Y'all are still sitting home, watching Hulu, and feeding your sourdough starters like it's May 2020 — or at least some of you are. And some new data shows that while spending on restaurants and entertainment has fully rebounded from the pandemic in other parts of the country, it still hasn't in SF.

Here's another data point to add to "doom loop" narratives, but one we can actually all do something about: Spending on things like groceries, retail shopping, and healthcare — essentially, "self-care" spending — is basically back to where it was in the before times in our fair city; but spending on going out is still down about 15%.

This is according to TracktheRecovery.org, which has tracked credit and debit card transactions by category so that we can compare, say, May 2023 to January 2020. From their data, we see that Californians as a whole are just barely spending more overall than they were in 2020 — overall consumer spending is up 3% in those three years — while elsewhere, like across the eastern seaboard, spending is up by much larger figures like 24.8% (New York), 33.8% (New Jersey), and 36% (Vermont).

The Chronicle pulled out the San Francisco-specific data today and found that spending by residents here on things like restaurants, hotels, transportation, and entertainment are all still significantly below pre-pandemic levels — between 15% and 20% in recent weeks. While spending on groceries is up about 5%, which indicates that much more staying at home — and/or it just indicates what inflation has done to grocery prices. Spending on retail in general is just about what it was in January 2020 for San Francisco, the data shows.

"What jumps out at me is that people continue to avoid other people,” says Berkeley economics professor Ross Levine, speaking to the Chronicle. "There has been a shift away from engaging with other people."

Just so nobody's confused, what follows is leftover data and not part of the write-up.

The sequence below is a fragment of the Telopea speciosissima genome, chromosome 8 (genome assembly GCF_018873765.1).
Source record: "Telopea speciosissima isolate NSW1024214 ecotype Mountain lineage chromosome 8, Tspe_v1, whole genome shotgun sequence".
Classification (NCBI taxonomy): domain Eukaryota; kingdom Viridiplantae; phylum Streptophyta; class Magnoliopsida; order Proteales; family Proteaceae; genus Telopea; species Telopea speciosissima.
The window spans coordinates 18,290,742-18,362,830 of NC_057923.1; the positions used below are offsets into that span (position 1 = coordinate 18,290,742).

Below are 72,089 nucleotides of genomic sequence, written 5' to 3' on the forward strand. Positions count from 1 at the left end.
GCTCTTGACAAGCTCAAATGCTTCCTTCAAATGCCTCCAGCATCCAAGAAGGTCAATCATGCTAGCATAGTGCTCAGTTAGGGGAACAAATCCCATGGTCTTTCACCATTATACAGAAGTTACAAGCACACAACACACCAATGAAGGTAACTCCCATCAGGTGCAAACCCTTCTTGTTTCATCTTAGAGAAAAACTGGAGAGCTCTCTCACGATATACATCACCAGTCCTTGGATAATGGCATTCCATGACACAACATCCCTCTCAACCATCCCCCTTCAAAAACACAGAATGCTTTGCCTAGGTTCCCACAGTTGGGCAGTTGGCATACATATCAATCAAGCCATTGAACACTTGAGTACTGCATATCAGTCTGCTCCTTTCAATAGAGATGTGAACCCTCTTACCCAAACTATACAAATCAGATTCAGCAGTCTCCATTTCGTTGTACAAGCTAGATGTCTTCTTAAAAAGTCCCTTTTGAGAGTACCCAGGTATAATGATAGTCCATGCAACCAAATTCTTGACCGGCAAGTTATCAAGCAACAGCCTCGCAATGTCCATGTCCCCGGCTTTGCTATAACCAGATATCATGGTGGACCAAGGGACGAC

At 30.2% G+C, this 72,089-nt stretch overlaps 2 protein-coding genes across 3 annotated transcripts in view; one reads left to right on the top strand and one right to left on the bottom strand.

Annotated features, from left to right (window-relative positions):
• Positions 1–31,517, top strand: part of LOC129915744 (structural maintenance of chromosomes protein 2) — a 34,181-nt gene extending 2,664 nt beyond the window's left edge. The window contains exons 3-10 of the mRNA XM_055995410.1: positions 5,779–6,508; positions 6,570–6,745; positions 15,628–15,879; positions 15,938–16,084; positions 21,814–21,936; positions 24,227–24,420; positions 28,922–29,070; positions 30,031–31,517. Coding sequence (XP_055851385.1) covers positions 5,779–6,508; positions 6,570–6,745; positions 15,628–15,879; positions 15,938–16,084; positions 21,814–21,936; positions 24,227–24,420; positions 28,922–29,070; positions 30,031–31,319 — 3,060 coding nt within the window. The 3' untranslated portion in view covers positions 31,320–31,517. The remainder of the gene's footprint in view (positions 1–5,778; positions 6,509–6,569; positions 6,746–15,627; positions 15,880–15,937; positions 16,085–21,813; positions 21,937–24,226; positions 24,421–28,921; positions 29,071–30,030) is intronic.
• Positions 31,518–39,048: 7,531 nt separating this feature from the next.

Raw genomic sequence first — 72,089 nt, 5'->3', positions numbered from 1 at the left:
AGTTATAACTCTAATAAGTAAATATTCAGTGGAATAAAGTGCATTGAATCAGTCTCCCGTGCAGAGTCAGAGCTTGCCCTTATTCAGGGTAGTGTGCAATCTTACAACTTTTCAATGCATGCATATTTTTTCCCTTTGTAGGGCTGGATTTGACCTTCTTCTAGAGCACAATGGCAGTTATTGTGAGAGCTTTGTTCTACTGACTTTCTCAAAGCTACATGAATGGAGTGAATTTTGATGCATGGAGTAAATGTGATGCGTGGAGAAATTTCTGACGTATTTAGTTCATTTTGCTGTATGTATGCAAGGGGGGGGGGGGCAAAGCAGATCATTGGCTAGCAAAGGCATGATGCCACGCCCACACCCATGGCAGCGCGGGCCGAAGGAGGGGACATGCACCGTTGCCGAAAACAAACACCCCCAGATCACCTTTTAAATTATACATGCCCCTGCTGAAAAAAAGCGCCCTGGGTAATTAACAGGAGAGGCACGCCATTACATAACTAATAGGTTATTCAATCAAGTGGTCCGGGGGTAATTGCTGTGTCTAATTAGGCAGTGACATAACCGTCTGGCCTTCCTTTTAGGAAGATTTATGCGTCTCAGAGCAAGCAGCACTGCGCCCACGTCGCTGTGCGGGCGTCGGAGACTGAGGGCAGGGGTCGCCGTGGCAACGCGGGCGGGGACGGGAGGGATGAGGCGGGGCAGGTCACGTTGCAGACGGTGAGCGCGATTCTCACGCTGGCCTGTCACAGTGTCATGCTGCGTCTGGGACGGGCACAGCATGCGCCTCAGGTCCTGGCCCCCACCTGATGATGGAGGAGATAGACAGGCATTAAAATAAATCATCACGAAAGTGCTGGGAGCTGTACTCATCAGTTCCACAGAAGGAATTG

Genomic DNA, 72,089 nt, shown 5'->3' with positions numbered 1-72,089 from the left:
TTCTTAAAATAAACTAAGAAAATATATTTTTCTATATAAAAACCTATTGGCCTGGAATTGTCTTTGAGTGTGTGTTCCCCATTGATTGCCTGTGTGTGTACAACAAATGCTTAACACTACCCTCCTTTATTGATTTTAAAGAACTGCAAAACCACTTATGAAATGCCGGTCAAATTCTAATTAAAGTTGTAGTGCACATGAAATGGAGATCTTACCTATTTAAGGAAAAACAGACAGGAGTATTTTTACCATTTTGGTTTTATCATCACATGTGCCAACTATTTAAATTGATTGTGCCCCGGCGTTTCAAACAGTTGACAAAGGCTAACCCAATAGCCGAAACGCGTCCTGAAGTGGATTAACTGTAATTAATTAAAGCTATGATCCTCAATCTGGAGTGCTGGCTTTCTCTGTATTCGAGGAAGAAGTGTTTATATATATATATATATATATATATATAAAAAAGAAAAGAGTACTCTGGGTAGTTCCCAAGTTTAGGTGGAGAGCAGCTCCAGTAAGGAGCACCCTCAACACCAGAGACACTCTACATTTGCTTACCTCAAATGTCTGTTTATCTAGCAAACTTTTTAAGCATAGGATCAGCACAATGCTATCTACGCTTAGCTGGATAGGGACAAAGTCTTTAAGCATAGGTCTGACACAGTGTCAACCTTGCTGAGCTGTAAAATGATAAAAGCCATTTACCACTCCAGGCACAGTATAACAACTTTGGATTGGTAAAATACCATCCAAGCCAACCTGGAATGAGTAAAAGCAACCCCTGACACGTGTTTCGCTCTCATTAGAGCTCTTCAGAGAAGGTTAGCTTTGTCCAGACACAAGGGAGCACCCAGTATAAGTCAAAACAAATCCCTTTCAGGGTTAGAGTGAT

There were a couple of good weeks for restaurants in the last six months in SF, the data shows — spending was up around Valentine's Day week, for instance, and again in mid-April. And things appeared to be improving the first week of June from May, but grocery spending was still up almost 13% while restaurant spending was down by almost the same amount.

Chart via TracktheRecovery.org

Local bar and restaurant owners have been lamenting about this fact for at least a year now, saying that business had yet to recover back to what it was. And now we have broad-scale data to prove it.

Ted Egan, the chief economist in San Francisco’s Office of the Controller, wasn't so optimistic about the restaurant recovery, and his prediction was perhaps right that 2023 was probably too optimistic a timeframe for a full rebound.

And another huge reason why consumer spending is down in SF is what has been cited for many months regarding downtown being a ghost town — everyone is working from home. That means a huge swath of downtown businesses aren't seeing the foot traffic they did in 2019, and people generally aren't spending money on lunches or happy hours like they did when they were in an office.

But people are still going out to dinner in decent numbers, especially close to home.

Laurie Thomas, executive director of the Golden Gate Restaurant Association, told SFGate last spring that the recovery would take much longer than a year. And, she added, "Neighborhood restaurants have a much better chance at survival than our restaurants in the downtown, Union Street, and Moscone quarter... The neighborhood restaurants are doing better [than pre-pandemic], particularly the ones that can take advantage of the shared spaces program."

As far as entertainment goes, we know people aren't going to the movies much — and we just lost two of SF's biggest cineplexes, the 100 Van Ness property and the Century 9 at the Westfield, in the last four months. San Franciscans' spending picture on recreation and entertainment has been a little more erratic over the last year, with some weeks showing 50% upticks over January 2020 — like the week ending March 19 for some reason.

Chart via TracktheRecovery.org

The long and the short of it is, we need to support local businesses! Especially the businesses we don't want to see close!

Remember that they're there. Meet your friends out for coffee or drinks or mocktails, or whatever. It can't be all Zoom book clubs and meal delivery forever. There's a whole city out there!

Photo: Matt Jones